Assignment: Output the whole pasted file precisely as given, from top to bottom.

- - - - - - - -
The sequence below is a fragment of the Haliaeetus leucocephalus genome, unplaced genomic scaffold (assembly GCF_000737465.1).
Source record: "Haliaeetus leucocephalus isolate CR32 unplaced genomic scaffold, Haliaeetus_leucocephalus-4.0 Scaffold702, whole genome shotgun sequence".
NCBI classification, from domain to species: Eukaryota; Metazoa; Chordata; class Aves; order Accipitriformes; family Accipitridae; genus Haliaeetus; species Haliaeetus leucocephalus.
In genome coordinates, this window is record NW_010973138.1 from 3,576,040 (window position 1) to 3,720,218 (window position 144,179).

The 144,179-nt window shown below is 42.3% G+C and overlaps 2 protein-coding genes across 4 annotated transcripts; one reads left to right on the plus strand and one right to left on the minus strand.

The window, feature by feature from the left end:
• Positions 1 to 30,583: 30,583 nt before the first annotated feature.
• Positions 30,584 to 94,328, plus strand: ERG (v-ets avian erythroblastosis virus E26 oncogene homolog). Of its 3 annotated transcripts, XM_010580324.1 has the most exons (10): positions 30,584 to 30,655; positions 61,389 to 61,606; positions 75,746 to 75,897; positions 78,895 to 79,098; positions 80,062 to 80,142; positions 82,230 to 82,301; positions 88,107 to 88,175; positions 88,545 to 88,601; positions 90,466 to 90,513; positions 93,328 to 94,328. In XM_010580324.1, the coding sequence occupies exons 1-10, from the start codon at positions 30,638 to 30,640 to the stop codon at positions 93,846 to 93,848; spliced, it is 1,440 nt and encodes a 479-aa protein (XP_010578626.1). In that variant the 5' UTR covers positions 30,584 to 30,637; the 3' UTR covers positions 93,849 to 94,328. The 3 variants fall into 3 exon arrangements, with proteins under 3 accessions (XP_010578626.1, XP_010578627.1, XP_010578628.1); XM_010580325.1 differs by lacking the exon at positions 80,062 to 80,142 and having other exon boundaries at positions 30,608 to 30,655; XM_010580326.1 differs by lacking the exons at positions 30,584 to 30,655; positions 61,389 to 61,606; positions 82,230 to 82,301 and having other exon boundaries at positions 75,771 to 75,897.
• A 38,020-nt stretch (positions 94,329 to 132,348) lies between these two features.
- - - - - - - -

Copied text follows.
The sequence below is a fragment of the Haliaeetus leucocephalus genome, unplaced genomic scaffold (assembly GCF_000737465.1).
Source record: "Haliaeetus leucocephalus isolate CR32 unplaced genomic scaffold, Haliaeetus_leucocephalus-4.0 Scaffold702, whole genome shotgun sequence".
NCBI classification, from domain to species: Eukaryota; Metazoa; Chordata; class Aves; order Accipitriformes; family Accipitridae; genus Haliaeetus; species Haliaeetus leucocephalus.
In genome coordinates, this window is record NW_010973138.1 from 3,576,040 (window position 1) to 3,720,218 (window position 144,179).

The 144,179-nt window shown below is 42.3% G+C and overlaps 2 protein-coding genes across 4 annotated transcripts; one reads left to right on the plus strand and one right to left on the minus strand.

The window, feature by feature from the left end:
• Positions 1 to 30,583: 30,583 nt before the first annotated feature.
• Positions 30,584 to 94,328, plus strand: ERG (v-ets avian erythroblastosis virus E26 oncogene homolog). Of its 3 annotated transcripts, XM_010580324.1 has the most exons (10): positions 30,584 to 30,655; positions 61,389 to 61,606; positions 75,746 to 75,897; positions 78,895 to 79,098; positions 80,062 to 80,142; positions 82,230 to 82,301; positions 88,107 to 88,175; positions 88,545 to 88,601; positions 90,466 to 90,513; positions 93,328 to 94,328. In XM_010580324.1, the coding sequence occupies exons 1-10, from the start codon at positions 30,638 to 30,640 to the stop codon at positions 93,846 to 93,848; spliced, it is 1,440 nt and encodes a 479-aa protein (XP_010578626.1). In that variant the 5' UTR covers positions 30,584 to 30,637; the 3' UTR covers positions 93,849 to 94,328. The 3 variants fall into 3 exon arrangements, with proteins under 3 accessions (XP_010578626.1, XP_010578627.1, XP_010578628.1); XM_010580325.1 differs by lacking the exon at positions 80,062 to 80,142 and having other exon boundaries at positions 30,608 to 30,655; XM_010580326.1 differs by lacking the exons at positions 30,584 to 30,655; positions 61,389 to 61,606; positions 82,230 to 82,301 and having other exon boundaries at positions 75,771 to 75,897.
• A 38,020-nt stretch (positions 94,329 to 132,348) lies between these two features.